A cold prison, a suspicious suicide, and EPA advisory committees.

John Ross · March 27, 2020
  • For years, scientists could serve on EPA advisory committees while also receiving EPA grants. In 2017, the EPA put a stop to that. A group of scientists sues. Scientists: By excluding the many scientists who rely on agency grants, the EPA has ensured that an uneven number of advisory committee members now hail from regulated industries. That violates the Federal Advisory Committee Act. EPA: The courts can’t review any of the scientists’ claims. First Circuit: Yes we can. The case can proceed.
  • The feds give out grants to state and local law enforcement under a program called the Edward Byrne Memorial Justice Assistance Grant Program. May the attorney general withhold grants from so-called sanctuary cities and states that refuse to share information with the feds about, or allow them access to, arrested undocumented immigrants? Siding with three other circuits, the First Circuit says no. (The Second Circuit created a split last month.)
  • Somerville, Mass. police officer is forced into retirement after the dep’t learns he is nearly blind in one eye. First Circuit: Could be a violation of the Americans with Disabilities Act, among other things. In his 19 years of service, his monocular vision never seemed to have caused a problem, and, though the dep’t claims high-speed pursuits are an essential element of his job, that may or may not be true, and in any case he may be able to safely conduct such pursuits. Back to the district court for more fact-finding.
  • Public defenders sue the feds after access to their clients in Brooklyn, N.Y. prison is repeatedly denied on short notice, and, after reports that heating had failed during a period of intense cold, prison officials refuse to provide info on their clients’ well-being. District court: The defenders lack a cause of action under the Sixth Amendment; the right to counsel belongs solely to the accused. Second Circuit: Not so fast. The district court needs to give that claim, plus another about whether prison officials violated Bureau of Prisons policies on attorney-client visits, a closer look.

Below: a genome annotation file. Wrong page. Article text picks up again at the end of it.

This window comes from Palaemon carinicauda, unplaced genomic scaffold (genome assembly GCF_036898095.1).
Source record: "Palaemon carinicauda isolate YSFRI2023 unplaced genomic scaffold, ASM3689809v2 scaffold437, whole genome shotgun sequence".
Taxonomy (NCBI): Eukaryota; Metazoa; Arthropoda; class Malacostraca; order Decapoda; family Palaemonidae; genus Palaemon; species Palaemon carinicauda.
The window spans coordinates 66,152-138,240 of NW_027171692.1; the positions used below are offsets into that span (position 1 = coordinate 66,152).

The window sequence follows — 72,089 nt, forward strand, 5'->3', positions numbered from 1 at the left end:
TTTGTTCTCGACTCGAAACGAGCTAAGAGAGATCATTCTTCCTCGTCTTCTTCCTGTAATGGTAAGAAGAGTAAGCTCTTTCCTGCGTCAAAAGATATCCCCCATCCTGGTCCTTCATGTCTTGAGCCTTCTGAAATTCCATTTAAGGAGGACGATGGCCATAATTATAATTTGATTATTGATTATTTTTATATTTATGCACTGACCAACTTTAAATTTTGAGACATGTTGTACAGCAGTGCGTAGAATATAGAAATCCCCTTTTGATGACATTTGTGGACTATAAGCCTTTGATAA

• Outside the trial of a Baltimore gang leader who allegedly murdered a witness, some of the defendant’s friends hold up their cell phones near a juror. She tells the other jurors, “guys, this is really serious, they’re taking pictures of us.” The judge investigates, thinks nothing happened, and dismisses the worried juror. The remaining jurors convict. Fourth Circuit: Dismissing the worried juror was not enough. The judge must hold a hearing to decide whether other jurors were afraid of gang retaliation—and thus possibly biased against the defendant. Dissent: It was just cell phones.
  • Man is shot in the chest while handcuffed in the back seat of a cop car. He dies. Iberia Parish, La. police say he committed suicide and that they must have missed a gun when they patted him down. His family sues, and the parties settle. A judge seals the record and makes the settlement terms confidential. Fifth Circuit: No way. This is a matter of local and national concern, and the record should be opened.